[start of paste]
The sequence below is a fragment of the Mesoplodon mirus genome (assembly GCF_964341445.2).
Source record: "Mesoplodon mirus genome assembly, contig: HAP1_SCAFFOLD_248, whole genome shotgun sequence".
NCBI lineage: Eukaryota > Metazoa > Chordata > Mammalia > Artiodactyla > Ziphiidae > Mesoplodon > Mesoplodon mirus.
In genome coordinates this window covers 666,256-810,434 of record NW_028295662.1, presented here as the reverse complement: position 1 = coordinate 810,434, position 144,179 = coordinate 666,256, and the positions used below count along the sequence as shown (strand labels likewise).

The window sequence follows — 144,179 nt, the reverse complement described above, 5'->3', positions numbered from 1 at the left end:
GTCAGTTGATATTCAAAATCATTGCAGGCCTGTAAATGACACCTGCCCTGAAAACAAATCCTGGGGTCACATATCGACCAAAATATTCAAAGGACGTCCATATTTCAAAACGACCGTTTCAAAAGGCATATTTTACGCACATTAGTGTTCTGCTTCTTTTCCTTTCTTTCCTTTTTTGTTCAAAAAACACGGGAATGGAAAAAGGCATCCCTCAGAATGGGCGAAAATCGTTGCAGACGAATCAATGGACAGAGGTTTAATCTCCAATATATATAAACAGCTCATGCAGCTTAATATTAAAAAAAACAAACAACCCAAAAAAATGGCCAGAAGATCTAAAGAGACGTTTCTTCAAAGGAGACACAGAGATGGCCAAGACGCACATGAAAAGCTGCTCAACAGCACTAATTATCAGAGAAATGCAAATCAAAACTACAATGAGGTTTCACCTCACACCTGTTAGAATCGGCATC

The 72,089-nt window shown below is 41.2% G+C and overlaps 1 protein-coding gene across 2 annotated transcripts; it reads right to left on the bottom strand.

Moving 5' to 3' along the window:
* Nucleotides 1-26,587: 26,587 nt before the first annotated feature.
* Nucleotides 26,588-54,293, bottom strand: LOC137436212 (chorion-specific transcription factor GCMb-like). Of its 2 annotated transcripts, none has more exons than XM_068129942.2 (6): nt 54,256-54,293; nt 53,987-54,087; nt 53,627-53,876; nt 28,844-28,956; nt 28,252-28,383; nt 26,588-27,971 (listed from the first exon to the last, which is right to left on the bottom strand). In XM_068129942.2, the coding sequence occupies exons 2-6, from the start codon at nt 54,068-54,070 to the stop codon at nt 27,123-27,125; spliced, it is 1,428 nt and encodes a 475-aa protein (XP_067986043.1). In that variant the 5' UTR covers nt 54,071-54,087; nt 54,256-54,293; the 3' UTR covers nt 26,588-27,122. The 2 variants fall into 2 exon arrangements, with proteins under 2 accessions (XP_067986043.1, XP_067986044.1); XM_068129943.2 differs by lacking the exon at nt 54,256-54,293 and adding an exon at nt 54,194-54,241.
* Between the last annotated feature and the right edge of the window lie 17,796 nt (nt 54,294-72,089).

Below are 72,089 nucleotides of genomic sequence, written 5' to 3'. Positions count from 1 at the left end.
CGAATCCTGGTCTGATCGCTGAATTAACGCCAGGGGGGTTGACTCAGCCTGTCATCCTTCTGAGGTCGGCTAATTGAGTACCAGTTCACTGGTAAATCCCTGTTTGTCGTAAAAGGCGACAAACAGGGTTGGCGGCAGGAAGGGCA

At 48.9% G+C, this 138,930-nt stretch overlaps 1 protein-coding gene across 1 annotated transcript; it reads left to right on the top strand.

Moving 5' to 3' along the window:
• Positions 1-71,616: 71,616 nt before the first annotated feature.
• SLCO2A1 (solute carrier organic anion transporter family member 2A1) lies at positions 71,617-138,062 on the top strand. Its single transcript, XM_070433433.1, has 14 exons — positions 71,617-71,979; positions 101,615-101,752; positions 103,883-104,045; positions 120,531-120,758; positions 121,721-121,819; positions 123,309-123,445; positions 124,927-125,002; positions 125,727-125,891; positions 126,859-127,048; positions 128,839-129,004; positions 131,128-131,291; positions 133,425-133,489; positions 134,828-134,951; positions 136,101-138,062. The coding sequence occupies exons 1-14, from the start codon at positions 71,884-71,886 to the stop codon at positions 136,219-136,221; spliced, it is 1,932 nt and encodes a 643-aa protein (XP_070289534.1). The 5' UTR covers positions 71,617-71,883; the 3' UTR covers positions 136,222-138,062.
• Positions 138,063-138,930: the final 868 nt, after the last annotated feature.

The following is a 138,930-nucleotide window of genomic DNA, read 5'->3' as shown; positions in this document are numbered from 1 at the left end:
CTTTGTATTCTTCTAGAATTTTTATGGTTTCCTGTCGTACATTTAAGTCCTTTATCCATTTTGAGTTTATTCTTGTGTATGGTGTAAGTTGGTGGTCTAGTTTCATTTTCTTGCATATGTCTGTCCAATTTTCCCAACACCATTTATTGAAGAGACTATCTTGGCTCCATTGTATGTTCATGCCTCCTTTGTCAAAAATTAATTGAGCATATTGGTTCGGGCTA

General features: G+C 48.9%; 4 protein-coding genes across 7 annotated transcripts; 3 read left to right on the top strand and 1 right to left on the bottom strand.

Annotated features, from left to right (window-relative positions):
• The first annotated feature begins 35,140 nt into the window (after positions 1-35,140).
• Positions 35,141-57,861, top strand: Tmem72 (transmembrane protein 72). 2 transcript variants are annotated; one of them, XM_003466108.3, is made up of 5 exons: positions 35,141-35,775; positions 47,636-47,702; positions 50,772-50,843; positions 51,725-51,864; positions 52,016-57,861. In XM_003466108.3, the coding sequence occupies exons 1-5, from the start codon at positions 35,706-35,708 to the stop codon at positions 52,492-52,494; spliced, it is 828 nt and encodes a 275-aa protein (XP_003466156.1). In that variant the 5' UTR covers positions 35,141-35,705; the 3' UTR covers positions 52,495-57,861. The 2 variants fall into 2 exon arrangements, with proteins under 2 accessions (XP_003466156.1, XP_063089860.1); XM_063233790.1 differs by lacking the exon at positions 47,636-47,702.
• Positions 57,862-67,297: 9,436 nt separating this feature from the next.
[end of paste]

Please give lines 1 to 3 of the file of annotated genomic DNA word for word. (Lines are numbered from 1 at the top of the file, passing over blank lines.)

The sequence below is a fragment of the Mesoplodon mirus genome (assembly GCF_964341445.2).
Source record: "Mesoplodon mirus genome assembly, contig: HAP1_SCAFFOLD_248, whole genome shotgun sequence".
NCBI lineage: Eukaryota > Metazoa > Chordata > Mammalia > Artiodactyla > Ziphiidae > Mesoplodon > Mesoplodon mirus.